Marines and sailors aboard Marine Corps Base Camp Lejeune sat through their fair share of safety briefs full of slideshows and leaders who struggle to interest a crowd of service members through statistics and bulleted sentence fragments.
However, some Marines were able to learn the hazards of drinking and driving in an unusual way. Bryan McDaniel, a magician and hypnotist, held a stage-hypnosis show to demonstrate how drunk driving can influence a life at the Base Theater recently.
“I started doing these before I retired from the Marines in 1998 when I was directed to do safety presentations,” said McDaniel, who is a certified hypnotherapist and a member of several organizations for magicians. “I sat through enough presentations that were ‘death by PowerPoint.’ I was a hypnotist and a magician at the time so I asked the (commanding officer) if I could do something a little different.”
The show certainly is a departure from the usual fare of gruff speeches and hours of presentations. McDaniel enjoyed an easy relationship with the audience and volunteers he picked from the crowd. He joked and smoothly danced with Marines across the stage.
“People don’t really remember their safety presentations,” said McDaniel. “You sit through them, and then you go home and forget about it. With this one they go home or back to work, and they talk about it. They say things like, ‘Remember when you went up on stage and sang ‘I’m a little teapot?’”
Marines are receptive to McDaniel’s message. His shows are typically packed, and he often has people return to subsequent performances. While his volunteers may sometimes act like kindergartners or the Village People while under hypnosis, the end result is a sobering look at the realities of drunk driving.
In the beginning of the show the magician asked the Marines how many of them planned on drinking; many raised their hands. When he asked how many planned to drive after, not a single Marine raised a hand.
“Nobody ever plans on those things,” said McDaniel. “Nobody ever calls their mother and tells her, ‘I’m going to get wasted with some buddies and drive down the street. You’ll probably never see me again.’ Nobody plans it, but those kinds of things happen.”
While giving the Marines suggestions on avoiding temptation when they are the designated driver, McDaniel made a bottle of beer disappear. He discussed how most Marines heard of the math to determine blood-alcohol content, yet many can’t properly complete the equation in their heads and especially can’t do it while drunk.
“Marines can’t do math to start with,” said McDaniel, making the crowd laugh. “But after a few drinks, we think we’re the Stephen Hawking of blood-alcohol content.”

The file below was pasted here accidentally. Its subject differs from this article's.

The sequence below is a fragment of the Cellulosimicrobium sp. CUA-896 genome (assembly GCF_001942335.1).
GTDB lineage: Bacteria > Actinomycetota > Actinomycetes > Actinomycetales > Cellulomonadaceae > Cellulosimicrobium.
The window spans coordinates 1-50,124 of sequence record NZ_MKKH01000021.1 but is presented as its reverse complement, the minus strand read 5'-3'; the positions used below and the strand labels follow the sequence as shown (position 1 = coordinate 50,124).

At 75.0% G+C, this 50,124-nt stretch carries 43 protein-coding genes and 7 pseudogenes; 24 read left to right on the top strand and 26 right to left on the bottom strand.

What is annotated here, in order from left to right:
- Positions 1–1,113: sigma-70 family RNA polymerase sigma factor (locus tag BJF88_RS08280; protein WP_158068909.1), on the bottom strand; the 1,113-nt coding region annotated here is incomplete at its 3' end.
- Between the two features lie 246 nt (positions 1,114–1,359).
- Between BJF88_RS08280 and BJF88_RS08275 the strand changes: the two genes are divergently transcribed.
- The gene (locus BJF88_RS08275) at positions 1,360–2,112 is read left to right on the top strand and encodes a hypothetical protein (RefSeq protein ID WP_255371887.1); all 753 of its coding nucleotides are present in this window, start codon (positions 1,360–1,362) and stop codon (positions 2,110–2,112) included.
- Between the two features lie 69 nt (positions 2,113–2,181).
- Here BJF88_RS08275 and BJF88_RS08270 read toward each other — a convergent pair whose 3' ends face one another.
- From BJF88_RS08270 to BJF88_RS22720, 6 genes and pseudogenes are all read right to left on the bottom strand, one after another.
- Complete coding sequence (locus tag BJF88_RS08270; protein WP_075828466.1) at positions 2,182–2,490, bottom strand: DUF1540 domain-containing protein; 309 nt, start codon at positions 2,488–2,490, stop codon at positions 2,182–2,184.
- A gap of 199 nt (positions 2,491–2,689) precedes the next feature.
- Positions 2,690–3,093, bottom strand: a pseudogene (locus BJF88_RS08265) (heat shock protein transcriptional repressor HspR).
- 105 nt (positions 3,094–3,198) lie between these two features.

McDaniel said he feels young Marines are particularly vulnerable to drinking while driving.
“The target age groups, 18 to 23 year olds, think they are invincible. Once they start drinking they’re not capable of making good decisions. They probably think they’re even more invincible than before they started drinking.”
Young drunk drivers account for more vehicle collisions than older people, according to the 2000 Journal of Studies on Alcohol. According to the National Institute of Health, alcohol is involved in 37 percent of all traffic deaths among persons aged 16 to 20.
“More people will probably retain this knowledge because they had a fun time learning it,” said Lance Cpl. Eric Sweeney, a volunteer at the performance.
As a reward for volunteering, McDaniel gave the Marines on the stage a final, hypnotic suggestion. He told them to take a shot of a substance that, while incredibly intoxicating, would not make them sick. The Marines drank from the invisible glasses. When asked to stand and help the Marine next to them, they fell over each other, leading the crowds to laughs. He then asked who could drive.
While nobody said they would in the beginning of the presentation, now many raised their hands, eager to get behind the wheel of a car.
A group of four where chosen, and a corporal drove them. He increased his speed as his companions distracted him and then it happened. They crashed. Three of the Marines died.
The corporal woke to find his friends dead. When asked why, the Marine found himself unable to speak for a moment.
“I didn’t mean to do this,” he said.
“You were the senior Marine in the vehicle,” said McDaniel. “You were supposed to look out for them.”
The Marine struggled to find words. The theater was quiet and McDaniel took the Marine out of hypnosis.
While the Marines enjoyed witnessing their peers act silly under hypnosis, they walked away with an understanding of the heartbreak and the consequences associated with drunk driving.